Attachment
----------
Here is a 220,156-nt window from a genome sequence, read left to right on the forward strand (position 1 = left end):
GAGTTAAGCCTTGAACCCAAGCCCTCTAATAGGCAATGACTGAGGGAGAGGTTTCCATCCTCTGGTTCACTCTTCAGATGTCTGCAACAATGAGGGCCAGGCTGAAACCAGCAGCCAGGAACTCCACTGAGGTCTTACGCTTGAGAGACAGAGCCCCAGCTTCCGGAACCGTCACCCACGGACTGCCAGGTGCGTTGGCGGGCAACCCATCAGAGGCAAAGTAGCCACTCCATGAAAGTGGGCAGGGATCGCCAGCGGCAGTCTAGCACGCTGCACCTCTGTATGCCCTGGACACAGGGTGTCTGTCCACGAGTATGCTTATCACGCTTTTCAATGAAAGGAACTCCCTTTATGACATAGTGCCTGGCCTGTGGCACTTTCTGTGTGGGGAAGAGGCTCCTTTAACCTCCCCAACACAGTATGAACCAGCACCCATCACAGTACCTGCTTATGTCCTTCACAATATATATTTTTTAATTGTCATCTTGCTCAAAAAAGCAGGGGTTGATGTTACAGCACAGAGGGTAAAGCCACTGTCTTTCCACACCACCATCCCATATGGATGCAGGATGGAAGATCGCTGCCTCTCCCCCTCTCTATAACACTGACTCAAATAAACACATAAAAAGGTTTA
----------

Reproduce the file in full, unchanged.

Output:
Here is a 220,156-nt window from a genome sequence, read left to right on the forward strand (position 1 = left end):
GAGTTAAGCCTTGAACCCAAGCCCTCTAATAGGCAATGACTGAGGGAGAGGTTTCCATCCTCTGGTTCACTCTTCAGATGTCTGCAACAATGAGGGCCAGGCTGAAACCAGCAGCCAGGAACTCCACTGAGGTCTTACGCTTGAGAGACAGAGCCCCAGCTTCCGGAACCGTCACCCACGGACTGCCAGGTGCGTTGGCGGGCAACCCATCAGAGGCAAAGTAGCCACTCCATGAAAGTGGGCAGGGATCGCCAGCGGCAGTCTAGCACGCTGCACCTCTGTATGCCCTGGACACAGGGTGTCTGTCCACGAGTATGCTTATCACGCTTTTCAATGAAAGGAACTCCCTTTATGACATAGTGCCTGGCCTGTGGCACTTTCTGTGTGGGGAAGAGGCTCCTTTAACCTCCCCAACACAGTATGAACCAGCACCCATCACAGTACCTGCTTATGTCCTTCACAATATATATTTTTTAATTGTCATCTTGCTCAAAAAAGCAGGGGTTGATGTTACAGCACAGAGGGTAAAGCCACTGTCTTTCCACACCACCATCCCATATGGATGCAGGATGGAAGATCGCTGCCTCTCCCCCTCTCTATAACACTGACTCAAATAAACACATAAAAAGGTTTA